[W]here two or more offenses are linked together in point of time or circumstances so that one cannot be fully shown without proving the other, or where evidence of other of other crime constitutes part of the res gestae, it is admissible.
State v. Wofford, 262 Minn. 112, 118, 114 N.W.2d 267, 271 (1962); See also State v. Nunn, 561 N.W.2d 902, 907 (Minn. 1997) (stating “the general rule against admitting other crime evidence should not necessarily preclude the state from “making out its whole case” against the accused based on evidence that may be relevant to the accused's guilt of the crime charged”). Although Olson argues that the videotaped statements were prejudicial because references were made to the restraining order, the Minnesota Supreme Court has admitted taped statements where defendants implicate themselves in other crimes. See State v. Czech, 343 N.W. 2d. 854, 856-57 (Minn. 1984) (taped conversations before and after robbery properly admitted to show context). This ruling recognizes that the jury should be provided with the proper context in which the defendant made his admission or confession. Id; See also State v. Olkon, 299 N.W.2d 89, 101 (Minn. 1980) (allowing evidence showing how undercover officers were associated with defendant).
The statements pertaining to the existence of the restraining order, the photographs of Markessa, and the purse of ammunition were all offered by the state, and admitted by the district court, to establish the context in which the gun was discovered. Despite Olson's contention that the evidence was “irrelevant to the disputed element and unnecessary to “complete the story” regarding possession of the gun, this issue of gun ownership is not black and white. Even if the evidence depicted Olson as potentially dangerous, the evidence provided a plausible context to explain why both the officers and the Carter family suspected Olson posed a danger and investigated him in the first place. In addition, the circumstances in which it was found suggest the possibility that Olson intended use the gun to harm Markessa or her family. Understanding its responsibility under rule 403 to reduce undue prejudice, the district court redacted certain portions of Olson’s statements that related to the prior crimes.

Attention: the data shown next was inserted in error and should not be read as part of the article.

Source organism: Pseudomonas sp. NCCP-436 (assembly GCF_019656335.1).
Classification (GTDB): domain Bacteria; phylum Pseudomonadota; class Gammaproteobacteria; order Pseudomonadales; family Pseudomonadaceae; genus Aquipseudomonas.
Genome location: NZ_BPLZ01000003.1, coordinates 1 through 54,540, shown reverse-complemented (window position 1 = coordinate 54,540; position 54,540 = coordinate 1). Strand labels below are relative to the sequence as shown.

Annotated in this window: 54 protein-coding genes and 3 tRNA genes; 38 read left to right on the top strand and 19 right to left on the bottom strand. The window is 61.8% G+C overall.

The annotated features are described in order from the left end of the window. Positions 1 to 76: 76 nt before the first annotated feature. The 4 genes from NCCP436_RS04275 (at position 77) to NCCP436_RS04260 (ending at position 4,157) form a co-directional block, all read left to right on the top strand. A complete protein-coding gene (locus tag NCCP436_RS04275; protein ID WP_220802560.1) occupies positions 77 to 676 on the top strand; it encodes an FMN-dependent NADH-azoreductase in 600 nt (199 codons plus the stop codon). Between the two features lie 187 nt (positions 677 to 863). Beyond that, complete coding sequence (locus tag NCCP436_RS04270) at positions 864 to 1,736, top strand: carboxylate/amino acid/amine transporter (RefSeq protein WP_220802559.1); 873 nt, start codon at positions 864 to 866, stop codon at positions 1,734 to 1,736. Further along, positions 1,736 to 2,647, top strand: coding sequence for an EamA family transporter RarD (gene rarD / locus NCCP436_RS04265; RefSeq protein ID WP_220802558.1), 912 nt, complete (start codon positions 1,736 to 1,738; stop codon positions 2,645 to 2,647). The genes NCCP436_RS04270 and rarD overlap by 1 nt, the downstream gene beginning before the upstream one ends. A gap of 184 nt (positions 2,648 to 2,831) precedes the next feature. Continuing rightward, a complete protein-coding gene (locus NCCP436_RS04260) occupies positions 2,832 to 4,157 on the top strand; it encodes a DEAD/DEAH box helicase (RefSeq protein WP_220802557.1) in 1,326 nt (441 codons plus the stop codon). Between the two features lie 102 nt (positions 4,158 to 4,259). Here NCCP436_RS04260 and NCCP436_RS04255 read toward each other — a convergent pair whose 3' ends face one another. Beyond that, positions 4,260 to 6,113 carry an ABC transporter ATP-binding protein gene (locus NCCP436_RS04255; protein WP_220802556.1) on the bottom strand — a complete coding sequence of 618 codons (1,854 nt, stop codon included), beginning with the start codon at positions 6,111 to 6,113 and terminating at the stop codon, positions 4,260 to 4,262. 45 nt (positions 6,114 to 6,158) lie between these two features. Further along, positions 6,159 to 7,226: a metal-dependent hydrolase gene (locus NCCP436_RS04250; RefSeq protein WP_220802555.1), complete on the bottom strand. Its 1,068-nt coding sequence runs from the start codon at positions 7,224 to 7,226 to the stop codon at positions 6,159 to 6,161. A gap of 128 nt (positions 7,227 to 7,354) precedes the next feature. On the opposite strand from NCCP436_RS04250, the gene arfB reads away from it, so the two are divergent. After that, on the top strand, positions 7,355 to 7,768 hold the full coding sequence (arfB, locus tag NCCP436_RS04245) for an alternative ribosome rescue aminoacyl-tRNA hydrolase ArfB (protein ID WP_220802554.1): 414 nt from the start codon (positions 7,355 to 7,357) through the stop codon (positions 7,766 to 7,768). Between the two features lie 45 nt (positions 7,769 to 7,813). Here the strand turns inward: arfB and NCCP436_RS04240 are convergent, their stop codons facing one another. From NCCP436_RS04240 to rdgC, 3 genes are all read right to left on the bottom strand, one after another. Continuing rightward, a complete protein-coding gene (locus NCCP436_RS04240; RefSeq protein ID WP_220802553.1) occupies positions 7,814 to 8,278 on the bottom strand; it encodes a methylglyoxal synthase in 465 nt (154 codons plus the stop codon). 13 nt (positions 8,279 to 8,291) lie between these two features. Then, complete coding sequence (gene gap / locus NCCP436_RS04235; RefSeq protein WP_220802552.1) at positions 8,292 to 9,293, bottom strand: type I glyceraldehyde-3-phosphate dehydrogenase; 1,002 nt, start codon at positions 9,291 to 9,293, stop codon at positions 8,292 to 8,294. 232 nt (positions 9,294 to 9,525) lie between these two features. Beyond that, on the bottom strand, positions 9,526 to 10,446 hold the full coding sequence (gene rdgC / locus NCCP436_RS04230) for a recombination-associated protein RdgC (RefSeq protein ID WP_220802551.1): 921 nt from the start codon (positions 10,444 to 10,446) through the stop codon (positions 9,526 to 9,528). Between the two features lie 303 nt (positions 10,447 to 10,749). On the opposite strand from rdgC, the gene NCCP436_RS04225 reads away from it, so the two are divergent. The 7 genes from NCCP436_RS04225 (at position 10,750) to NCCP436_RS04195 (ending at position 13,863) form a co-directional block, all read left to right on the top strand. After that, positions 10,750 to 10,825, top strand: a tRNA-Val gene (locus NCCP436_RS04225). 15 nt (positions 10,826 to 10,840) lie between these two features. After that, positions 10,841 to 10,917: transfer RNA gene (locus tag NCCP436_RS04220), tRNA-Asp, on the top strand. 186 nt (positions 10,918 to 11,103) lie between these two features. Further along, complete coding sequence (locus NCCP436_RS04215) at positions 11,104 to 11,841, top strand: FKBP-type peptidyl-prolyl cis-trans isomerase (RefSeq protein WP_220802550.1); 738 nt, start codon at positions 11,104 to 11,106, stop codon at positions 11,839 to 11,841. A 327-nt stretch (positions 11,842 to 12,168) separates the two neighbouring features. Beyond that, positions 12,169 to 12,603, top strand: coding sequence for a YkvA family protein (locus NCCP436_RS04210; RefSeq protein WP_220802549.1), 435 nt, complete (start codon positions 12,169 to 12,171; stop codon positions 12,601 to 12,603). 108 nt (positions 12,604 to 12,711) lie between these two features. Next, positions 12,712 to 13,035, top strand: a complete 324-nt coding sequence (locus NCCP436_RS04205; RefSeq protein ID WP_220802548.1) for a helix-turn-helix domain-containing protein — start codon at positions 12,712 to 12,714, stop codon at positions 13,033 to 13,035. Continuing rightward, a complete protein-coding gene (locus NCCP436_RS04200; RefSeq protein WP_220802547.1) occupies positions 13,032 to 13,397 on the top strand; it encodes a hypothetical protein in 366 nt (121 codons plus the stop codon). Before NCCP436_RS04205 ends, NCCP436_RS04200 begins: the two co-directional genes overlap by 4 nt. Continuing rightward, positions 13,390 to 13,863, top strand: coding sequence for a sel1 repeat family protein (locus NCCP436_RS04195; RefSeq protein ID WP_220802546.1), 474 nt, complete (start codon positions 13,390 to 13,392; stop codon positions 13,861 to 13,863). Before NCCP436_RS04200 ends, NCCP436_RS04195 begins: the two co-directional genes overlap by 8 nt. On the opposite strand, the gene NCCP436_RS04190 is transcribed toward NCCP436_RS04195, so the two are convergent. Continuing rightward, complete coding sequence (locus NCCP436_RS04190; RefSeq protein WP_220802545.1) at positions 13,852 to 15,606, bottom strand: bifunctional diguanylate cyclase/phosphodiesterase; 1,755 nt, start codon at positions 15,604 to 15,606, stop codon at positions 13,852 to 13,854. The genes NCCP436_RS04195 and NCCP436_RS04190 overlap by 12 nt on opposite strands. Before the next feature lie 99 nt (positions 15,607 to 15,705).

The evidence admitted was relevant to show the surrounding circumstances of the arrest, and the relationship between the parties. These circumstances considered in the context of Olson’s relationship to Markessa and her family indicate that Olson may have planned to use the weapon, and planning to “use” a gun is relevant to the issue of “ownership.”
The district court properly balanced the probative value of the evidence against its potential prejudice. Given that we review evidentiary rulings for an abuse of discretion, the district court did not err in its rulings.
* Retired judge of the Minnesota Court of Appeals, serving by appointment pursuant to Minn. Const. art VI, § 10.